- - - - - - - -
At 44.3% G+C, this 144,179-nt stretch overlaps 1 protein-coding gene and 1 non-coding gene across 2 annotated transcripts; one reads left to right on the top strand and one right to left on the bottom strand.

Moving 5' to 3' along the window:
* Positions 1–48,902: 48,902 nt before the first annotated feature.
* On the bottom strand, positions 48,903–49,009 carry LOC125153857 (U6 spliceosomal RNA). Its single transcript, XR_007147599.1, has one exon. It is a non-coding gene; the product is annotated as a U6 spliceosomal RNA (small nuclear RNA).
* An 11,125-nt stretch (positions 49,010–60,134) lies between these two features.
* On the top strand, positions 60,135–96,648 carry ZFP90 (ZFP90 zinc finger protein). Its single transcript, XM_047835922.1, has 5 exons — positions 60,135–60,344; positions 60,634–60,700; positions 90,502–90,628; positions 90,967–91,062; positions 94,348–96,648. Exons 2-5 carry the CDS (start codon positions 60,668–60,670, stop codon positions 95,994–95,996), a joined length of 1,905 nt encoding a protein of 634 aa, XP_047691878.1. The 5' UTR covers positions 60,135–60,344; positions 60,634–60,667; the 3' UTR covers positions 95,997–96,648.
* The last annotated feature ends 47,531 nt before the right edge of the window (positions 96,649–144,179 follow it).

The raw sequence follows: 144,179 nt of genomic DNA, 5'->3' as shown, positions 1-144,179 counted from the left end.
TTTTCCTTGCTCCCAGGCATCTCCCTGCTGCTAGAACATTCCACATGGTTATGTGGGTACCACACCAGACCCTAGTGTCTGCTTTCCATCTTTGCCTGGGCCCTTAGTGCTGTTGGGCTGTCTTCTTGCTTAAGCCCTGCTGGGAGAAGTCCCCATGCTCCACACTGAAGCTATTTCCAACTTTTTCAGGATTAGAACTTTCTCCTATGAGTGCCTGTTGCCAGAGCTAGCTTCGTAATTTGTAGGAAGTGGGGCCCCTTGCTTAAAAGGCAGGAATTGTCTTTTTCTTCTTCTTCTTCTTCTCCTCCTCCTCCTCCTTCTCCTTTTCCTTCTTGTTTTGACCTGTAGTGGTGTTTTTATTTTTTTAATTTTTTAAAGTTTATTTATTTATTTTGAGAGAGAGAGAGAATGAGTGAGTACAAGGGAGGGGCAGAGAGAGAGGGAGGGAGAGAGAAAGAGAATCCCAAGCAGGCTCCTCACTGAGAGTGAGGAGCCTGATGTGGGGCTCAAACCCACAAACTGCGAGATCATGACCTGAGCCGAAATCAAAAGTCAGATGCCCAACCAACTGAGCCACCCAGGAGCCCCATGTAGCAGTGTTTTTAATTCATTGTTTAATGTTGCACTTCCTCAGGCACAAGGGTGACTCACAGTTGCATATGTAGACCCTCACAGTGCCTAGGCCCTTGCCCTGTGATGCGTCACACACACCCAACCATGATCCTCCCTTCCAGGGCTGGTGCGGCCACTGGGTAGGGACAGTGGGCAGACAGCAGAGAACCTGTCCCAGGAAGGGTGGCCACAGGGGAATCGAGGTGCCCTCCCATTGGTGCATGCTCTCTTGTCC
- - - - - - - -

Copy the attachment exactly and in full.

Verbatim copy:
At 44.3% G+C, this 144,179-nt stretch overlaps 1 protein-coding gene and 1 non-coding gene across 2 annotated transcripts; one reads left to right on the top strand and one right to left on the bottom strand.

Moving 5' to 3' along the window:
* Positions 1–48,902: 48,902 nt before the first annotated feature.
* On the bottom strand, positions 48,903–49,009 carry LOC125153857 (U6 spliceosomal RNA). Its single transcript, XR_007147599.1, has one exon. It is a non-coding gene; the product is annotated as a U6 spliceosomal RNA (small nuclear RNA).
* An 11,125-nt stretch (positions 49,010–60,134) lies between these two features.
* On the top strand, positions 60,135–96,648 carry ZFP90 (ZFP90 zinc finger protein). Its single transcript, XM_047835922.1, has 5 exons — positions 60,135–60,344; positions 60,634–60,700; positions 90,502–90,628; positions 90,967–91,062; positions 94,348–96,648. Exons 2-5 carry the CDS (start codon positions 60,668–60,670, stop codon positions 95,994–95,996), a joined length of 1,905 nt encoding a protein of 634 aa, XP_047691878.1. The 5' UTR covers positions 60,135–60,344; positions 60,634–60,667; the 3' UTR covers positions 95,997–96,648.
* The last annotated feature ends 47,531 nt before the right edge of the window (positions 96,649–144,179 follow it).

The raw sequence follows: 144,179 nt of genomic DNA, 5'->3' as shown, positions 1-144,179 counted from the left end.
TTTTCCTTGCTCCCAGGCATCTCCCTGCTGCTAGAACATTCCACATGGTTATGTGGGTACCACACCAGACCCTAGTGTCTGCTTTCCATCTTTGCCTGGGCCCTTAGTGCTGTTGGGCTGTCTTCTTGCTTAAGCCCTGCTGGGAGAAGTCCCCATGCTCCACACTGAAGCTATTTCCAACTTTTTCAGGATTAGAACTTTCTCCTATGAGTGCCTGTTGCCAGAGCTAGCTTCGTAATTTGTAGGAAGTGGGGCCCCTTGCTTAAAAGGCAGGAATTGTCTTTTTCTTCTTCTTCTTCTTCTCCTCCTCCTCCTCCTTCTCCTTTTCCTTCTTGTTTTGACCTGTAGTGGTGTTTTTATTTTTTTAATTTTTTAAAGTTTATTTATTTATTTTGAGAGAGAGAGAGAATGAGTGAGTACAAGGGAGGGGCAGAGAGAGAGGGAGGGAGAGAGAAAGAGAATCCCAAGCAGGCTCCTCACTGAGAGTGAGGAGCCTGATGTGGGGCTCAAACCCACAAACTGCGAGATCATGACCTGAGCCGAAATCAAAAGTCAGATGCCCAACCAACTGAGCCACCCAGGAGCCCCATGTAGCAGTGTTTTTAATTCATTGTTTAATGTTGCACTTCCTCAGGCACAAGGGTGACTCACAGTTGCATATGTAGACCCTCACAGTGCCTAGGCCCTTGCCCTGTGATGCGTCACACACACCCAACCATGATCCTCCCTTCCAGGGCTGGTGCGGCCACTGGGTAGGGACAGTGGGCAGACAGCAGAGAACCTGTCCCAGGAAGGGTGGCCACAGGGGAATCGAGGTGCCCTCCCATTGGTGCATGCTCTCTTGTCC